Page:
Of Cheques and Balances

springLast spring, shortly after my story, “Borders”, was published in issue 299.2 of The North American Review, I received a cheque through the post as payment for the rights to use the work.

It’s an odd thing, being paid for writing stories. It’s the same when I get royalty statements from my publishers for my latest novel, released last November. I know that I don’t write for money, naturally, but at the same time I feel that I should get paid for what I do – or, that literature has a value that needs to be measured somehow, and one of those ways can be pecuniary.

But it shouldn’t be. Art exists to make us realise what it is to be human, not to make us a financial profit; the profit we make is primarily cultural, and this exchange is the payment that artists get. It takes time and effort to produce work, and that time and effort needs rewarding: some say that reward should be in cold, hard cash…

There are various reasons why I choose which publications to submit work to: it might be that the magazine is particularly well-respected, or is international in scope, or is connected to a particular publisher or target audience. More often than not it’s simply because I prefer the style, content and editorial nature of one publication over another. ‘I like the work in here,’ I say to myself, ‘and I want my work to be in it too.’ It’s that simple.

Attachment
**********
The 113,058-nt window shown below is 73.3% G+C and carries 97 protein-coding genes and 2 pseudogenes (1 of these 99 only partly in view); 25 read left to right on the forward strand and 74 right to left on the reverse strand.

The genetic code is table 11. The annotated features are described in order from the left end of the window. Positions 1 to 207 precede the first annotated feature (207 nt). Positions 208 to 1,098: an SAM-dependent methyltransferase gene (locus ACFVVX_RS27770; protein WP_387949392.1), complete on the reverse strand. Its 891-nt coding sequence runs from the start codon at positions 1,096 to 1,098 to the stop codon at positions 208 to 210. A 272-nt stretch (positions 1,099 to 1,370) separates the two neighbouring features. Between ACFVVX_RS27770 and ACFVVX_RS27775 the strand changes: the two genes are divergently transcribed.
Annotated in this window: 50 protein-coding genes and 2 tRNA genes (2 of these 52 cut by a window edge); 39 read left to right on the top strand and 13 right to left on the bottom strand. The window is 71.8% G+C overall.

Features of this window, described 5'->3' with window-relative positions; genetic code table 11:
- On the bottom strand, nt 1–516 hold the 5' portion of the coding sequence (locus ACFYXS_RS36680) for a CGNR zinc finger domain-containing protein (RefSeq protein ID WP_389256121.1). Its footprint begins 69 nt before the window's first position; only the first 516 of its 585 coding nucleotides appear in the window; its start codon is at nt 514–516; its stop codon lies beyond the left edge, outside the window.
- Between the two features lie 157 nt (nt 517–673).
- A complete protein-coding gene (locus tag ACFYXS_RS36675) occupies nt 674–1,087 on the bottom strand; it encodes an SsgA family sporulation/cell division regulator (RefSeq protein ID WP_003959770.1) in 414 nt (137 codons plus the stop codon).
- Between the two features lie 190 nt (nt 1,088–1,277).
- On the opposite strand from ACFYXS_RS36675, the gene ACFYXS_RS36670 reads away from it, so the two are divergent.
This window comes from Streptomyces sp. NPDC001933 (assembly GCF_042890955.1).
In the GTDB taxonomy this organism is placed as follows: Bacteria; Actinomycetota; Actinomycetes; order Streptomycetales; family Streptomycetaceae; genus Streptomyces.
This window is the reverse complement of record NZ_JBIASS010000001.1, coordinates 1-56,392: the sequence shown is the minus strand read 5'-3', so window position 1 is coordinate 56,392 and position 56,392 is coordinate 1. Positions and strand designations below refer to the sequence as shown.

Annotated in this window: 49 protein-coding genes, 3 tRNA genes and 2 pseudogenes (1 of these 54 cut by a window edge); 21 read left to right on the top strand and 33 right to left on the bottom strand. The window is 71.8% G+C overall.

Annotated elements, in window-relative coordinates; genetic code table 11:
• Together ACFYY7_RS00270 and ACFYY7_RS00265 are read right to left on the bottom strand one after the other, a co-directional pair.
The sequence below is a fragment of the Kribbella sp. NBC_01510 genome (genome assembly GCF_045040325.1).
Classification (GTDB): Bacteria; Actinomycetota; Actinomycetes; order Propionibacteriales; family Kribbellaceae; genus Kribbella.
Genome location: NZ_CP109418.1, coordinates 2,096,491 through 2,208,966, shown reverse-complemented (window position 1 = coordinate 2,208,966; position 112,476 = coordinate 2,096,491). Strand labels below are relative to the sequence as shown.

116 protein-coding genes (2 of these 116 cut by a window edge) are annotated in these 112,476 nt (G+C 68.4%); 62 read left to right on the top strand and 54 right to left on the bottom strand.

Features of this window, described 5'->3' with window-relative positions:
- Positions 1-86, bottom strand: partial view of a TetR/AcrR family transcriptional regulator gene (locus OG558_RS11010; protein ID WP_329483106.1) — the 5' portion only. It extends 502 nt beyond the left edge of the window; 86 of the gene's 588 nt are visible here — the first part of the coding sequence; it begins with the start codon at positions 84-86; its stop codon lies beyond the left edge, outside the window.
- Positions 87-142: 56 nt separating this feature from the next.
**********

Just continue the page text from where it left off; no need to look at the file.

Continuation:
Note that not one of these reasons has anything to do with payment, or not financial payment, anyway. The rewards I get for having my work published are cultural and artistic. If I wanted to survive only on the money I get paid for writing then I’d be writing advertising copy or promotional blurb for a living – the writer who survives on their creative output is a rare beast indeed.

And that’s okay. In fact, it’s better than okay. It means that folk (such as me) write because they want to, and write what they want to, rather than trying to second- or third-guess the demands of the market. Isn’t that how art exists, and why? Or am I just incredibly old-fashioned about this? Yes, I’d love my latest novel to sell a million copies, win all the awards going, and for me to be pestered to option the film rights, but it’s not going to happen and I’m fine with that. That’s not why I wrote it.

Similarly, I didn’t write “Borders” just to get it published in The North American Review and cash that cheque. I wrote it because I thought I had something to say, quietly, about leaving and returning, about being allowed to choose how to live. Once the story was finished I then thought about having it published – this story was that rarest of exceptions, the one which gets accepted by the first publication you send it to, and I was and am thrilled and honoured by this. I got to see my story in print, in a very good, very old, well-respected, influential and consistently interesting magazine. Do I need any more payment than that?